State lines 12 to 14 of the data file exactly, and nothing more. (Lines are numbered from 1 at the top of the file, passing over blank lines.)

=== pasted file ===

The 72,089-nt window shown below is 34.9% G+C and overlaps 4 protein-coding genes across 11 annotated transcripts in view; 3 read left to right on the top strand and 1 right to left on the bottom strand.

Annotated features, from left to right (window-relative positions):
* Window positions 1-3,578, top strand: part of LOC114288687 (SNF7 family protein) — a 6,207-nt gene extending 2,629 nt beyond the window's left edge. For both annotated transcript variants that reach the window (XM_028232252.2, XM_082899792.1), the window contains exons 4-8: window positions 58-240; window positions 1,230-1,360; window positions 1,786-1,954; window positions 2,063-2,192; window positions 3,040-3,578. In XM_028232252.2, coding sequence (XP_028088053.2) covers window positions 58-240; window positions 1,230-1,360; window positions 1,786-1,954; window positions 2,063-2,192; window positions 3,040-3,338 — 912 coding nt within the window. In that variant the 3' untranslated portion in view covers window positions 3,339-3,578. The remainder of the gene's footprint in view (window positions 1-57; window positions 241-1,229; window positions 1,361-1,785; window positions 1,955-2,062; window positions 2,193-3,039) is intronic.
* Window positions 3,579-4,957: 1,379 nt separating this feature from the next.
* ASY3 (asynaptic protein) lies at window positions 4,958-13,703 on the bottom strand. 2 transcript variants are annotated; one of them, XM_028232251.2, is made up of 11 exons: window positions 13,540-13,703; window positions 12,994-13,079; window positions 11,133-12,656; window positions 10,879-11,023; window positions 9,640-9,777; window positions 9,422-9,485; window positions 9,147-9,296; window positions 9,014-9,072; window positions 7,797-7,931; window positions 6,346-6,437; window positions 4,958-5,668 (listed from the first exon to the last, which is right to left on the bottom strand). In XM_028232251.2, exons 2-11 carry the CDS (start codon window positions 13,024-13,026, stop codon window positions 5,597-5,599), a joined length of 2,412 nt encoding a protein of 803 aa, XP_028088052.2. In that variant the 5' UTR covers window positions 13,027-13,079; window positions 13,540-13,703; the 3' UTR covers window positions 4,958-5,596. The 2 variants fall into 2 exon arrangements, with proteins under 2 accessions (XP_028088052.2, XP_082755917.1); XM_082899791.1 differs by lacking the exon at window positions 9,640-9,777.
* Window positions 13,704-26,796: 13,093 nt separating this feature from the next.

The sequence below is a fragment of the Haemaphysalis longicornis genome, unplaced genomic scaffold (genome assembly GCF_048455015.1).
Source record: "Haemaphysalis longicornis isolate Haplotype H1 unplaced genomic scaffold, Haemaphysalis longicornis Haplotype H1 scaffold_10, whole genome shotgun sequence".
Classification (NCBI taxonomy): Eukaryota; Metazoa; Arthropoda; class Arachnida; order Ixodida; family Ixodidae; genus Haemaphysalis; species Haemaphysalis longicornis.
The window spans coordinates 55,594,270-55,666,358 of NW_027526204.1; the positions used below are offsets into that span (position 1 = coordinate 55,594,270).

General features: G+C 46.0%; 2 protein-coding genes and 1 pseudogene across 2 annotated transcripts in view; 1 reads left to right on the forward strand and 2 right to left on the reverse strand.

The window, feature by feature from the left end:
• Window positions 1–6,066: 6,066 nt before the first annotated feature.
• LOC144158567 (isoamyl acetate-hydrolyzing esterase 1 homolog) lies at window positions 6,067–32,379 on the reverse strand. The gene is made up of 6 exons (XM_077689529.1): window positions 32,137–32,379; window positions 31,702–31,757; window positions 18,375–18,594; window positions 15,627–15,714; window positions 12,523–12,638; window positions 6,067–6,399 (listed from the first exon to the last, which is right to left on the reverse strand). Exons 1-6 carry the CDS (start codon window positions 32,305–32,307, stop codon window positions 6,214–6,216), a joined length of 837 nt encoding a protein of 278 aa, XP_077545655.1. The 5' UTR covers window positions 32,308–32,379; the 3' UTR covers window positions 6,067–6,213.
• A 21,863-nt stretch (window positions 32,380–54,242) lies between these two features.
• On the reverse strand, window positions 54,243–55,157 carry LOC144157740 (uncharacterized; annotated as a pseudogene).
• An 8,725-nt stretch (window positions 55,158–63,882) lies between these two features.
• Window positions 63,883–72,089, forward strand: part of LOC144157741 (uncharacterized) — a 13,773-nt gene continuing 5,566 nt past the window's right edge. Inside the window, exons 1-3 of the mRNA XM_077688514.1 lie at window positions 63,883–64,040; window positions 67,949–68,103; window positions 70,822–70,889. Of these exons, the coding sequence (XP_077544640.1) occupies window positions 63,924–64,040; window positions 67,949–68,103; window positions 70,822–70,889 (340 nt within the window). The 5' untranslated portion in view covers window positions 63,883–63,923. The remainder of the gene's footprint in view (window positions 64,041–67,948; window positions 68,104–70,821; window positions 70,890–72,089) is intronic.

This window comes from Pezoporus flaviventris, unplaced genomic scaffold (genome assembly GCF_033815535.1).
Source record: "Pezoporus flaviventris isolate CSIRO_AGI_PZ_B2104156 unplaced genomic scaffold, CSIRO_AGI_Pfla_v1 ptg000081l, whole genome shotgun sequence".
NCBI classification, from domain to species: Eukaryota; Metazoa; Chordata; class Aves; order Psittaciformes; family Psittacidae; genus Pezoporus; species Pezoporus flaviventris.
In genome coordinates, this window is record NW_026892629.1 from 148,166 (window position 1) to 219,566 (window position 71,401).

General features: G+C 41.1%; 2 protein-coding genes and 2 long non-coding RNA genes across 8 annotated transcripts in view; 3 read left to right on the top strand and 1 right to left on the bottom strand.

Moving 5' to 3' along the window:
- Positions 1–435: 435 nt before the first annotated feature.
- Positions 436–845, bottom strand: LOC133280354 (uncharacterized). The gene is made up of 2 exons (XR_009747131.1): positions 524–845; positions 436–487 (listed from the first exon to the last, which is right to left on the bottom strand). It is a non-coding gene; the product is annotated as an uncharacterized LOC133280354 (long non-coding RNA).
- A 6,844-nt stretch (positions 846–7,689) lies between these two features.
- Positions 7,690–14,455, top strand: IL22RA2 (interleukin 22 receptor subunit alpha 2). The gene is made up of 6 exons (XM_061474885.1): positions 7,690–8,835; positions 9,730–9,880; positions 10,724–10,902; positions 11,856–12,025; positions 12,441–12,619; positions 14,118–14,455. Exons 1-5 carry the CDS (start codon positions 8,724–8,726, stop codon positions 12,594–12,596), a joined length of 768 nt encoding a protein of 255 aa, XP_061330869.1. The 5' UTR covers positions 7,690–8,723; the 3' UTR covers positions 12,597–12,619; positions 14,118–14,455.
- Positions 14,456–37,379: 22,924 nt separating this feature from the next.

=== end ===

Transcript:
The window, feature by feature from the left end:
• Window positions 1–6,066: 6,066 nt before the first annotated feature.
• LOC144158567 (isoamyl acetate-hydrolyzing esterase 1 homolog) lies at window positions 6,067–32,379 on the reverse strand. The gene is made up of 6 exons (XM_077689529.1): window positions 32,137–32,379; window positions 31,702–31,757; window positions 18,375–18,594; window positions 15,627–15,714; window positions 12,523–12,638; window positions 6,067–6,399 (listed from the first exon to the last, which is right to left on the reverse strand). Exons 1-6 carry the CDS (start codon window positions 32,305–32,307, stop codon window positions 6,214–6,216), a joined length of 837 nt encoding a protein of 278 aa, XP_077545655.1. The 5' UTR covers window positions 32,308–32,379; the 3' UTR covers window positions 6,067–6,213.